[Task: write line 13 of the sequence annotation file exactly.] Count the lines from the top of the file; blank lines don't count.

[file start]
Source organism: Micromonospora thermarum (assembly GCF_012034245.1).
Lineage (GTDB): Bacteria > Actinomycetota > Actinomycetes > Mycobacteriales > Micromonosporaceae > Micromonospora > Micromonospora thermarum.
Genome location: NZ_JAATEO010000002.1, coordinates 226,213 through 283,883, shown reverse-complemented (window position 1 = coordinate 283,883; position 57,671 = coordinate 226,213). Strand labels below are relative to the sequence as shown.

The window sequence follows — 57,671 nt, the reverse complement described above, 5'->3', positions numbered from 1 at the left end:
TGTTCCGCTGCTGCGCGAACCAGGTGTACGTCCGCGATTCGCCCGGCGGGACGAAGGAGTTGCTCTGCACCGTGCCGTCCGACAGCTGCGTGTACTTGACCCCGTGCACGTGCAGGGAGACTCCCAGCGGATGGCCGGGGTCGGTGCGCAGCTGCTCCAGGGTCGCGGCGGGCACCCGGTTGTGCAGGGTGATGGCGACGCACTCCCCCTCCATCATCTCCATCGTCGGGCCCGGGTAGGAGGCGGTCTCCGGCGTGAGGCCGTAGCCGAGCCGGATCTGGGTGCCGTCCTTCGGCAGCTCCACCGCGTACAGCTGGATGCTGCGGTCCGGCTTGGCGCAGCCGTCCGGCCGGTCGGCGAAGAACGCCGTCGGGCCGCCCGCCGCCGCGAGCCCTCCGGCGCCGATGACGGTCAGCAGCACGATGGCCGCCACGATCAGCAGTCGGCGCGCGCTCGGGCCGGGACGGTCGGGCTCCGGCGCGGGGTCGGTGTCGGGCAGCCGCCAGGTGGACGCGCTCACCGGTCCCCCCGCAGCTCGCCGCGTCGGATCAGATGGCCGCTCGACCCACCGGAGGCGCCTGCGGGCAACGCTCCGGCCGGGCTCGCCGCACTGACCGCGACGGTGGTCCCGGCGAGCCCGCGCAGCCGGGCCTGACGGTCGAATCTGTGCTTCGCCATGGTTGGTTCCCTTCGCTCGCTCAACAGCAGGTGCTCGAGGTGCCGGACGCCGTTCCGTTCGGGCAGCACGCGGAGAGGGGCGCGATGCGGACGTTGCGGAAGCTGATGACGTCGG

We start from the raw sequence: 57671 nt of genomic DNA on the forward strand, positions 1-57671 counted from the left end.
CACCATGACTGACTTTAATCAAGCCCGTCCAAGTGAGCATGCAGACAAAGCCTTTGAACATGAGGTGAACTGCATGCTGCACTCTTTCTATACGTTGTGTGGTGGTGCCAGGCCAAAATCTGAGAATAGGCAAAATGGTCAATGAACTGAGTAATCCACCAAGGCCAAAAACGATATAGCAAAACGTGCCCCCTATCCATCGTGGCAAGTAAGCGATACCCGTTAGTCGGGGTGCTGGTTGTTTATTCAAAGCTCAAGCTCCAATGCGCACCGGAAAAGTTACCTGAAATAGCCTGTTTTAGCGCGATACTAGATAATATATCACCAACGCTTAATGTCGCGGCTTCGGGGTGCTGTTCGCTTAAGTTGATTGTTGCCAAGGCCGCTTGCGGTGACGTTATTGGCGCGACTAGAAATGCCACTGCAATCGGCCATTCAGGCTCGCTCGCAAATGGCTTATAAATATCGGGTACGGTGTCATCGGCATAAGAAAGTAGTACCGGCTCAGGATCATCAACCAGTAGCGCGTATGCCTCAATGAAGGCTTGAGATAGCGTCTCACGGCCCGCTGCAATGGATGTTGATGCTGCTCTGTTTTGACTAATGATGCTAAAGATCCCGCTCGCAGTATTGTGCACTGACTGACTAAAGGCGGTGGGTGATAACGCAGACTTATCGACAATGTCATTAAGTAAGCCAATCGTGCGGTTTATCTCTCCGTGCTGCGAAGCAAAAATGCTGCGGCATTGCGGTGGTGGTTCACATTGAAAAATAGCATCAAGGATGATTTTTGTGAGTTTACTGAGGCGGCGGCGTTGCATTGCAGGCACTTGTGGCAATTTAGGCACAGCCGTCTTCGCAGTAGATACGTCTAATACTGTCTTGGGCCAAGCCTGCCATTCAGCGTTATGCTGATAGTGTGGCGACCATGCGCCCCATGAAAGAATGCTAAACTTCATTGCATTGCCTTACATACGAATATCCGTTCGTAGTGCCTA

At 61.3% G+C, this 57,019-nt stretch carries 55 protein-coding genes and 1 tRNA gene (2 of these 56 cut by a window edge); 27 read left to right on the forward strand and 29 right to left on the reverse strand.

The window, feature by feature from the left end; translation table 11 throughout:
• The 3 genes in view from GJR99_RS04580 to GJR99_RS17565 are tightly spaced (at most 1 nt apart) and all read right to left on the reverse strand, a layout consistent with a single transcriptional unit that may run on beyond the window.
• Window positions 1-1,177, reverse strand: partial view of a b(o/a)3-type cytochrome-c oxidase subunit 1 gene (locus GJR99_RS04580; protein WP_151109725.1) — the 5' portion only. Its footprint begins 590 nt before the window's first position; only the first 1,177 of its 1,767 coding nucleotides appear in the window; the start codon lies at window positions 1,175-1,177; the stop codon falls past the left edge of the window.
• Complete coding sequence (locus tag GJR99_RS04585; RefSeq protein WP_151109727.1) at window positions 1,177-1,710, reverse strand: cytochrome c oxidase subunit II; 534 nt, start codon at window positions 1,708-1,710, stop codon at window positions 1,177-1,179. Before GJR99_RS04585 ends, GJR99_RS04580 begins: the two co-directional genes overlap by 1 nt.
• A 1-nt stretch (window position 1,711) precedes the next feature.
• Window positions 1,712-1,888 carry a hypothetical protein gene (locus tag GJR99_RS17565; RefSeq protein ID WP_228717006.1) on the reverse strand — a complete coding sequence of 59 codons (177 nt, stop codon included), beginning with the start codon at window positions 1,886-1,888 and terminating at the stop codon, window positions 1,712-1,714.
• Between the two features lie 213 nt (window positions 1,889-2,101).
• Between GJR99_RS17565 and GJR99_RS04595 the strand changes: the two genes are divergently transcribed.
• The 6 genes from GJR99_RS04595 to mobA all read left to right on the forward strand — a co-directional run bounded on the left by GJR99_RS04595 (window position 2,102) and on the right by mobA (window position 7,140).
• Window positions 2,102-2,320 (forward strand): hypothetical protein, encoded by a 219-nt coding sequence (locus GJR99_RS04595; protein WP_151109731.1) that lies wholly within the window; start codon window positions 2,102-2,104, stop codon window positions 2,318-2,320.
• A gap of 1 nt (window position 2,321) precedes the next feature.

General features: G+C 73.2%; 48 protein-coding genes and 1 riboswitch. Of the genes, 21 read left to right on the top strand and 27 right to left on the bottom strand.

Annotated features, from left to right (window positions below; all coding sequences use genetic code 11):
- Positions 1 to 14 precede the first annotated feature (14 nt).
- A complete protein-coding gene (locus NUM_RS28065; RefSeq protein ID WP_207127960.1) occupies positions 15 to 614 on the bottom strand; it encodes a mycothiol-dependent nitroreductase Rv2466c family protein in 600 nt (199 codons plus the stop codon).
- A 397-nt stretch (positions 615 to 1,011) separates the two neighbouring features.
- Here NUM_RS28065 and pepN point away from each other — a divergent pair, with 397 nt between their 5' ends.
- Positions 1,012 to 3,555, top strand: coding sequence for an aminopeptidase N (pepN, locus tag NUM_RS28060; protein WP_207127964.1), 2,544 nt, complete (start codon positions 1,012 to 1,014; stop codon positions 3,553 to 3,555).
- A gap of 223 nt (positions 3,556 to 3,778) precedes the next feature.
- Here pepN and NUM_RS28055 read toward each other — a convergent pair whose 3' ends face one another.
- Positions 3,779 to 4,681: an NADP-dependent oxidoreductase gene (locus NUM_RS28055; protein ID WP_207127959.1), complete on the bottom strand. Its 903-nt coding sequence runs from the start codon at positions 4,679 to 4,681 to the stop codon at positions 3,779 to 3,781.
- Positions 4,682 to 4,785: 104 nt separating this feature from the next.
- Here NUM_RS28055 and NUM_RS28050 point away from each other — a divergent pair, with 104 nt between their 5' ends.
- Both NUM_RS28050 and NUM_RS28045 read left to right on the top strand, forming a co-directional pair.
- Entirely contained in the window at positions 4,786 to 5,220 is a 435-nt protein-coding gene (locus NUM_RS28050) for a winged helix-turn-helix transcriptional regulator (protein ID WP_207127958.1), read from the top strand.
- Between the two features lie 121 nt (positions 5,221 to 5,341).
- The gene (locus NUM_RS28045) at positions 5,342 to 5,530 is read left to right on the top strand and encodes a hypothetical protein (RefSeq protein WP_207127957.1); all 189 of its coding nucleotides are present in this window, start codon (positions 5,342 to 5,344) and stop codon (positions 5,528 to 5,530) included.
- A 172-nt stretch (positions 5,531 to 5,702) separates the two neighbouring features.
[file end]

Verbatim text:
• A 1-nt stretch (window position 1,711) precedes the next feature.